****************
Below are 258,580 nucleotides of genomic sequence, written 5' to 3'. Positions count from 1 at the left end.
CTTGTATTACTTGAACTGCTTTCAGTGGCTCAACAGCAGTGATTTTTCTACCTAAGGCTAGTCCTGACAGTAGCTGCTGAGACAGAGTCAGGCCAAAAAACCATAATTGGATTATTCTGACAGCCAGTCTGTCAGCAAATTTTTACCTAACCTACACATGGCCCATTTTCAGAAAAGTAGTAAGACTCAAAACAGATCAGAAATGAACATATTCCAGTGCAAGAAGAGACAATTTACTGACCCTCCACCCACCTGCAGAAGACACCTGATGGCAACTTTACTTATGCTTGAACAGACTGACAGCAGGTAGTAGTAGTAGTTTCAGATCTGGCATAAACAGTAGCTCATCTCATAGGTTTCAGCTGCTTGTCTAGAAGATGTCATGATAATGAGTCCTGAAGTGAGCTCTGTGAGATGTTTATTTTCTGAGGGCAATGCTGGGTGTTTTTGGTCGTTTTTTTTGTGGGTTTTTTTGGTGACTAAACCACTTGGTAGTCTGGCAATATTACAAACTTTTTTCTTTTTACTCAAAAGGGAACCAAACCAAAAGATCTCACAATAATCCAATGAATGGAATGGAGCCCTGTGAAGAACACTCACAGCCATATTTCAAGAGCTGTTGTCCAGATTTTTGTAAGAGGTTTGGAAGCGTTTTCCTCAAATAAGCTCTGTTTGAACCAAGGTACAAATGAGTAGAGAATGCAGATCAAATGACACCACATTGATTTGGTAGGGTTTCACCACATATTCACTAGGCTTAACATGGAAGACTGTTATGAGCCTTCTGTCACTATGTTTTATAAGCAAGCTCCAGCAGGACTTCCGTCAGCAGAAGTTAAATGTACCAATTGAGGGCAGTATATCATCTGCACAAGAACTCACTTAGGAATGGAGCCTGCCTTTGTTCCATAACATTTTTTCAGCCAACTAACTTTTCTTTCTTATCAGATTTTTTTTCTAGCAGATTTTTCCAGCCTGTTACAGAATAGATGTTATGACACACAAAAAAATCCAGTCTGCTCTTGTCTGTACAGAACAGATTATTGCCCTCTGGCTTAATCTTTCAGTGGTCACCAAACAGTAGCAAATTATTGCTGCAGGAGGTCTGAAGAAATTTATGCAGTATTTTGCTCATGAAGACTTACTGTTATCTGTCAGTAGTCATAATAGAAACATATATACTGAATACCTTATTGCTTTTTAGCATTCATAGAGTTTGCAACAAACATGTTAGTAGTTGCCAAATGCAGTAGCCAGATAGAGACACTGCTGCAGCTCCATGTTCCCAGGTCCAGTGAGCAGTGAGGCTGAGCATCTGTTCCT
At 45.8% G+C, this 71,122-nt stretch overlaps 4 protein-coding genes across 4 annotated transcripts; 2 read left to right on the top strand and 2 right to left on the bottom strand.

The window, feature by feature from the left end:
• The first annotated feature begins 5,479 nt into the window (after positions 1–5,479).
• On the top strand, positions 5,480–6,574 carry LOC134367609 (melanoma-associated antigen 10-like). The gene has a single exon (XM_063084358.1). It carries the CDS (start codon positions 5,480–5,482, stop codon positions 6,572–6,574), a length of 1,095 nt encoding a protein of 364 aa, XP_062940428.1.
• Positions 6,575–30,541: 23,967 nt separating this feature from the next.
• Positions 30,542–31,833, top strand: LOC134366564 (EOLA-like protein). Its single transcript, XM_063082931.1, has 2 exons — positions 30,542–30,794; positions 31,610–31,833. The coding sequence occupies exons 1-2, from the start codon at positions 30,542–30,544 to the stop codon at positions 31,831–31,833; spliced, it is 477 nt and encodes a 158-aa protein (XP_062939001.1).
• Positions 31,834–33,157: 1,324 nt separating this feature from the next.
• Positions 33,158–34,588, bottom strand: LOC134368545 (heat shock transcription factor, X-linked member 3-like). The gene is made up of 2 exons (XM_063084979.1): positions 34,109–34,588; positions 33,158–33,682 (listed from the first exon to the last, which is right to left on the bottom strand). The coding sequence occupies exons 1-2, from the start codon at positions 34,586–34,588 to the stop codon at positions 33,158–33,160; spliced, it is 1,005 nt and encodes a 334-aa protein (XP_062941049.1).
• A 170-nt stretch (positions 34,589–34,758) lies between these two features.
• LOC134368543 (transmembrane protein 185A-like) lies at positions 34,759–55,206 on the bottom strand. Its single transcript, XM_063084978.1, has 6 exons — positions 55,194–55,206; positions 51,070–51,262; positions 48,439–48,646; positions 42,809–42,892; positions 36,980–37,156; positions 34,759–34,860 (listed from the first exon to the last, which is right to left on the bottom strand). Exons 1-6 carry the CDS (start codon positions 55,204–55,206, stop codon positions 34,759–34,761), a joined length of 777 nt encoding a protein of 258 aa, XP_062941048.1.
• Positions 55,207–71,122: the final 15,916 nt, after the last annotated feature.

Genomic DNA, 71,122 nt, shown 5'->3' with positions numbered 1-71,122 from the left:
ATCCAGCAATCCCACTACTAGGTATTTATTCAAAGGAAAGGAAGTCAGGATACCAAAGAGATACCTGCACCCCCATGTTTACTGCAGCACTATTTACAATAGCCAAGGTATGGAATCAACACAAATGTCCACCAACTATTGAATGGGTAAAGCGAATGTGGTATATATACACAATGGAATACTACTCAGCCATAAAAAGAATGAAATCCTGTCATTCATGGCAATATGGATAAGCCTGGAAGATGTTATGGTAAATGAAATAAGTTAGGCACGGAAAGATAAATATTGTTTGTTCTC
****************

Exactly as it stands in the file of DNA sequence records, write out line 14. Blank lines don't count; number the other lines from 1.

Genomic DNA, 71,122 nt, shown 5'->3' with positions numbered 1-71,122 from the left: